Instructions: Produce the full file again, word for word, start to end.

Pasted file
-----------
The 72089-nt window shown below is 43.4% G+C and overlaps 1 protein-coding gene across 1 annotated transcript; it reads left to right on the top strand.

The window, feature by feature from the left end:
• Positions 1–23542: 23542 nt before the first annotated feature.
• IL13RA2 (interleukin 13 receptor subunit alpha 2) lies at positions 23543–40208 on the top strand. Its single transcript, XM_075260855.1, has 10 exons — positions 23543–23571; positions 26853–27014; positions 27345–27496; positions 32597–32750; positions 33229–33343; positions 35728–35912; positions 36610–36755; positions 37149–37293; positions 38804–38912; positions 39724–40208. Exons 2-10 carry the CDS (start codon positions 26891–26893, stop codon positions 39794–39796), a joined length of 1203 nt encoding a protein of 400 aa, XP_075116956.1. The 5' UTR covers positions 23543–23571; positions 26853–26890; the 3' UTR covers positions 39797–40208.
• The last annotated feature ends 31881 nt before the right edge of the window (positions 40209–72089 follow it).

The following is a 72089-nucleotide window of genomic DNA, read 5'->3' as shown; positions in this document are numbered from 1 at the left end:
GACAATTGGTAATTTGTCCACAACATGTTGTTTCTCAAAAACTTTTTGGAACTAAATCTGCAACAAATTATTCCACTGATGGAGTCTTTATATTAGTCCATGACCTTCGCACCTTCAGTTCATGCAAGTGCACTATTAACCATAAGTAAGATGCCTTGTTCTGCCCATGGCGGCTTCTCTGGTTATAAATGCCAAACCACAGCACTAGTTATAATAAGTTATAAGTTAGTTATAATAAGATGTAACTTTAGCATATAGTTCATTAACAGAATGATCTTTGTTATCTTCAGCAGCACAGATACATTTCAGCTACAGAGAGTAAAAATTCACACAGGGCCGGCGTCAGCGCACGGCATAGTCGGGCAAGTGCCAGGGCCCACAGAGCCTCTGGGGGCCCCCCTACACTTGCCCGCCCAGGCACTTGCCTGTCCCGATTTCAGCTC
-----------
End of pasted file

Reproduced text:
The 72089-nt window shown below is 43.4% G+C and overlaps 1 protein-coding gene across 1 annotated transcript; it reads left to right on the top strand.

The window, feature by feature from the left end:
• Positions 1–23542: 23542 nt before the first annotated feature.
• IL13RA2 (interleukin 13 receptor subunit alpha 2) lies at positions 23543–40208 on the top strand. Its single transcript, XM_075260855.1, has 10 exons — positions 23543–23571; positions 26853–27014; positions 27345–27496; positions 32597–32750; positions 33229–33343; positions 35728–35912; positions 36610–36755; positions 37149–37293; positions 38804–38912; positions 39724–40208. Exons 2-10 carry the CDS (start codon positions 26891–26893, stop codon positions 39794–39796), a joined length of 1203 nt encoding a protein of 400 aa, XP_075116956.1. The 5' UTR covers positions 23543–23571; positions 26853–26890; the 3' UTR covers positions 39797–40208.
• The last annotated feature ends 31881 nt before the right edge of the window (positions 40209–72089 follow it).

The following is a 72089-nucleotide window of genomic DNA, read 5'->3' as shown; positions in this document are numbered from 1 at the left end:
GACAATTGGTAATTTGTCCACAACATGTTGTTTCTCAAAAACTTTTTGGAACTAAATCTGCAACAAATTATTCCACTGATGGAGTCTTTATATTAGTCCATGACCTTCGCACCTTCAGTTCATGCAAGTGCACTATTAACCATAAGTAAGATGCCTTGTTCTGCCCATGGCGGCTTCTCTGGTTATAAATGCCAAACCACAGCACTAGTTATAATAAGTTATAAGTTAGTTATAATAAGATGTAACTTTAGCATATAGTTCATTAACAGAATGATCTTTGTTATCTTCAGCAGCACAGATACATTTCAGCTACAGAGAGTAAAAATTCACACAGGGCCGGCGTCAGCGCACGGCATAGTCGGGCAAGTGCCAGGGCCCACAGAGCCTCTGGGGGCCCCCCTACACTTGCCCGCCCAGGCACTTGCCTGTCCCGATTTCAGCTC